Obviously, well wishes are extended to them on a sale or decision to retain Lady Shadow.

— Clay Horner / Chairman of the Board, WEG

Ignore public feedback at our peril

The tracks have had their chance(s) to improve the racing for their fans. Their apathy speaks volumes and the fan and handle drop-offs are a direct reaction to their unwillingness to make sweeping changes. Today’s bettors are a lot more savvy than customers of the ‘70s with technology that enables frame by frame reviews of races as well a multitude of viewing angles. And, an understanding of the business aspects of the racing game.

So are we getting the quality and integrity we are paying for? We see inept judging that refuses to follow any type of uniform racing rules. We see fines assessed in dollars instead of thousands, so who is watching out for us? Recently we saw the best thoroughbred in the world take a dive and save the track from a large negative show pool and the trainer’s response to the horse’s performance was to say that the horse didn’t feel like running on this day. The response on Hannelore Hanover’s poor performance recently was that – we tried new shoes that night and the horse didn’t like them. Does the horse’s world-class trainer really think we would buy that he would make this significant of a change without first testing in a training session?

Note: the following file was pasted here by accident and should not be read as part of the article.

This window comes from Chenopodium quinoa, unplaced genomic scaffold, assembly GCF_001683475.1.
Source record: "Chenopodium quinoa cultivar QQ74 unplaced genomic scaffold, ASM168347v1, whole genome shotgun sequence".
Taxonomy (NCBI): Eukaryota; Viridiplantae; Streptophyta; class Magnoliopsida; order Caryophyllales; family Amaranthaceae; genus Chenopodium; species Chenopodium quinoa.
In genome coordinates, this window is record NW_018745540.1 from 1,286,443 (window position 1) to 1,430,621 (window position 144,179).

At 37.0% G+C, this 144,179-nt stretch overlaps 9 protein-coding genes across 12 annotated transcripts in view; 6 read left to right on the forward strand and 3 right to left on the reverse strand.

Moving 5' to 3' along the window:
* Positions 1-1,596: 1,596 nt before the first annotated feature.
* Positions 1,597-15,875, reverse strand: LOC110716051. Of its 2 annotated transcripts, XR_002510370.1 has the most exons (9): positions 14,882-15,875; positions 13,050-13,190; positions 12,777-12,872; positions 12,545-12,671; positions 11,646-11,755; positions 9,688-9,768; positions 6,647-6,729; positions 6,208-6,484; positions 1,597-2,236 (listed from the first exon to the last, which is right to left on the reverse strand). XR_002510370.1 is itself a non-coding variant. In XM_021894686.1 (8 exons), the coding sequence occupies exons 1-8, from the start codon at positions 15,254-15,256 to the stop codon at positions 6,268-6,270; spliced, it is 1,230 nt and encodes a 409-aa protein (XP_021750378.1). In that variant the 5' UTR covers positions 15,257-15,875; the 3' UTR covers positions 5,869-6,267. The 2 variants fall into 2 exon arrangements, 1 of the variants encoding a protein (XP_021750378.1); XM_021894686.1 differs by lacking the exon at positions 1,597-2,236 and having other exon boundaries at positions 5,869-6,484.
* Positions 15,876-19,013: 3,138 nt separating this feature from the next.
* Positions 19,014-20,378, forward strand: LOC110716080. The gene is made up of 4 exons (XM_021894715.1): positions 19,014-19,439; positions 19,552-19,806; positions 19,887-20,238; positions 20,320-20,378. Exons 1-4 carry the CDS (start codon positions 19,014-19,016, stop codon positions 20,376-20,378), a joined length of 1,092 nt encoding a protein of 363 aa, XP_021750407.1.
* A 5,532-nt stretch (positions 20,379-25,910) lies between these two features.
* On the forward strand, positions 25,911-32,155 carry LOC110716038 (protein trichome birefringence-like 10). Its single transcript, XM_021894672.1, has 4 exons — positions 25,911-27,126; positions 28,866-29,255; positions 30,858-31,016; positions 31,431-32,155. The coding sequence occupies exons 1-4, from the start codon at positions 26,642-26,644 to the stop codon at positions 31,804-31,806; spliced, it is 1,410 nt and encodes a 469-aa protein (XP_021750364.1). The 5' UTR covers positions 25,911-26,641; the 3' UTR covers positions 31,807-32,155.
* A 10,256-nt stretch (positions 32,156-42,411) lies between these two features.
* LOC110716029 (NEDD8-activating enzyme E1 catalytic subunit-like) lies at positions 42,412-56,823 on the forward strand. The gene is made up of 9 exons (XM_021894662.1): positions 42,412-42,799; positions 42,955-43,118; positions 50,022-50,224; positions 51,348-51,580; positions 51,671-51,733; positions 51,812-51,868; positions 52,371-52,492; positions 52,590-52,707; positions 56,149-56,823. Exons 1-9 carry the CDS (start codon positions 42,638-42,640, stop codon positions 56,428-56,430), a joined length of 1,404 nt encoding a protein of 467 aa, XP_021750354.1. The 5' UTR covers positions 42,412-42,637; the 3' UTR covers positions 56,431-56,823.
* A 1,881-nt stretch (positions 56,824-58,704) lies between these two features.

Frankly, I see way to many negative factors that are turning me and others in a different direction for entertainment, so keep looking the other way and ignoring the public feedback and back-sliding will continue. There is an old saying ” I Have Met the Enemy and He is I” that still applies.